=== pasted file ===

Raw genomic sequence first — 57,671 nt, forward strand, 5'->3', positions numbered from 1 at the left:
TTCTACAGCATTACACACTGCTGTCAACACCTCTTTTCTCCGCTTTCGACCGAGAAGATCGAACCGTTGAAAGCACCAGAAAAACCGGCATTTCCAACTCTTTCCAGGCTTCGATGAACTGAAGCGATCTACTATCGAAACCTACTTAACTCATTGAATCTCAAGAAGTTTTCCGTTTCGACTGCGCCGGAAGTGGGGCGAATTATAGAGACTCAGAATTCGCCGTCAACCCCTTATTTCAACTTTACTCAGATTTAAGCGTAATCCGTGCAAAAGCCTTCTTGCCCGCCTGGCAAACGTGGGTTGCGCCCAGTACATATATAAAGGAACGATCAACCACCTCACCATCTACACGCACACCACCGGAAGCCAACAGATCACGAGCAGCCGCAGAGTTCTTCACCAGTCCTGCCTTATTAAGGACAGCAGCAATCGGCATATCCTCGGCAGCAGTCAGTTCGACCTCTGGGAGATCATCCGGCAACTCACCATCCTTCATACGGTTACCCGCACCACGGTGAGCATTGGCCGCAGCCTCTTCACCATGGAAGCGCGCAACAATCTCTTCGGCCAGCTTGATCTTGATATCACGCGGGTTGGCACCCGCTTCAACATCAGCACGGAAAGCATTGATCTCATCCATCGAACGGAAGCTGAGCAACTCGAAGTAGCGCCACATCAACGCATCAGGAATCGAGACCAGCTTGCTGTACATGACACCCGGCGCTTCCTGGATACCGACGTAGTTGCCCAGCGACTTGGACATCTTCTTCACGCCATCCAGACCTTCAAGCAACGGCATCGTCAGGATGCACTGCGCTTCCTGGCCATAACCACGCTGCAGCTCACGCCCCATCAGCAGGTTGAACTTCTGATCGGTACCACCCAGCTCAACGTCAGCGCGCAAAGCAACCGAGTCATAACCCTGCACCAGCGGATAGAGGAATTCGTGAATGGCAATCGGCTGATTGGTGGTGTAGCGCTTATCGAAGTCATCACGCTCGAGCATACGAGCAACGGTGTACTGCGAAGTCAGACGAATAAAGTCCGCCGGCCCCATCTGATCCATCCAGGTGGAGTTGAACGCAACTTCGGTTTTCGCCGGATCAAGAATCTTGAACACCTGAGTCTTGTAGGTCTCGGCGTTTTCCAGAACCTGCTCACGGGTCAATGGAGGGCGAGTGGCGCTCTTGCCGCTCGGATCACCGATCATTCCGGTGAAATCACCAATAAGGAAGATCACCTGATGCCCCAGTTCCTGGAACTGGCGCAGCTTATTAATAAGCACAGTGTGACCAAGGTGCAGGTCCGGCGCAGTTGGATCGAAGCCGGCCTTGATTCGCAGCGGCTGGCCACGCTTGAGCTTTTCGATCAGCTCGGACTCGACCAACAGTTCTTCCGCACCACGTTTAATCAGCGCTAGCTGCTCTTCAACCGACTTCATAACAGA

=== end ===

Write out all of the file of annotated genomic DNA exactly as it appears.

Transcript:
Raw genomic sequence first — 57,671 nt, forward strand, 5'->3', positions numbered from 1 at the left:
TTCTACAGCATTACACACTGCTGTCAACACCTCTTTTCTCCGCTTTCGACCGAGAAGATCGAACCGTTGAAAGCACCAGAAAAACCGGCATTTCCAACTCTTTCCAGGCTTCGATGAACTGAAGCGATCTACTATCGAAACCTACTTAACTCATTGAATCTCAAGAAGTTTTCCGTTTCGACTGCGCCGGAAGTGGGGCGAATTATAGAGACTCAGAATTCGCCGTCAACCCCTTATTTCAACTTTACTCAGATTTAAGCGTAATCCGTGCAAAAGCCTTCTTGCCCGCCTGGCAAACGTGGGTTGCGCCCAGTACATATATAAAGGAACGATCAACCACCTCACCATCTACACGCACACCACCGGAAGCCAACAGATCACGAGCAGCCGCAGAGTTCTTCACCAGTCCTGCCTTATTAAGGACAGCAGCAATCGGCATATCCTCGGCAGCAGTCAGTTCGACCTCTGGGAGATCATCCGGCAACTCACCATCCTTCATACGGTTACCCGCACCACGGTGAGCATTGGCCGCAGCCTCTTCACCATGGAAGCGCGCAACAATCTCTTCGGCCAGCTTGATCTTGATATCACGCGGGTTGGCACCCGCTTCAACATCAGCACGGAAAGCATTGATCTCATCCATCGAACGGAAGCTGAGCAACTCGAAGTAGCGCCACATCAACGCATCAGGAATCGAGACCAGCTTGCTGTACATGACACCCGGCGCTTCCTGGATACCGACGTAGTTGCCCAGCGACTTGGACATCTTCTTCACGCCATCCAGACCTTCAAGCAACGGCATCGTCAGGATGCACTGCGCTTCCTGGCCATAACCACGCTGCAGCTCACGCCCCATCAGCAGGTTGAACTTCTGATCGGTACCACCCAGCTCAACGTCAGCGCGCAAAGCAACCGAGTCATAACCCTGCACCAGCGGATAGAGGAATTCGTGAATGGCAATCGGCTGATTGGTGGTGTAGCGCTTATCGAAGTCATCACGCTCGAGCATACGAGCAACGGTGTACTGCGAAGTCAGACGAATAAAGTCCGCCGGCCCCATCTGATCCATCCAGGTGGAGTTGAACGCAACTTCGGTTTTCGCCGGATCAAGAATCTTGAACACCTGAGTCTTGTAGGTCTCGGCGTTTTCCAGAACCTGCTCACGGGTCAATGGAGGGCGAGTGGCGCTCTTGCCGCTCGGATCACCGATCATTCCGGTGAAATCACCAATAAGGAAGATCACCTGATGCCCCAGTTCCTGGAACTGGCGCAGCTTATTAATAAGCACAGTGTGACCAAGGTGCAGGTCCGGCGCAGTTGGATCGAAGCCGGCCTTGATTCGCAGCGGCTGGCCACGCTTGAGCTTTTCGATCAGCTCGGACTCGACCAACAGTTCTTCCGCACCACGTTTAATCAGCGCTAGCTGCTCTTCAACCGACTTCATAACAGA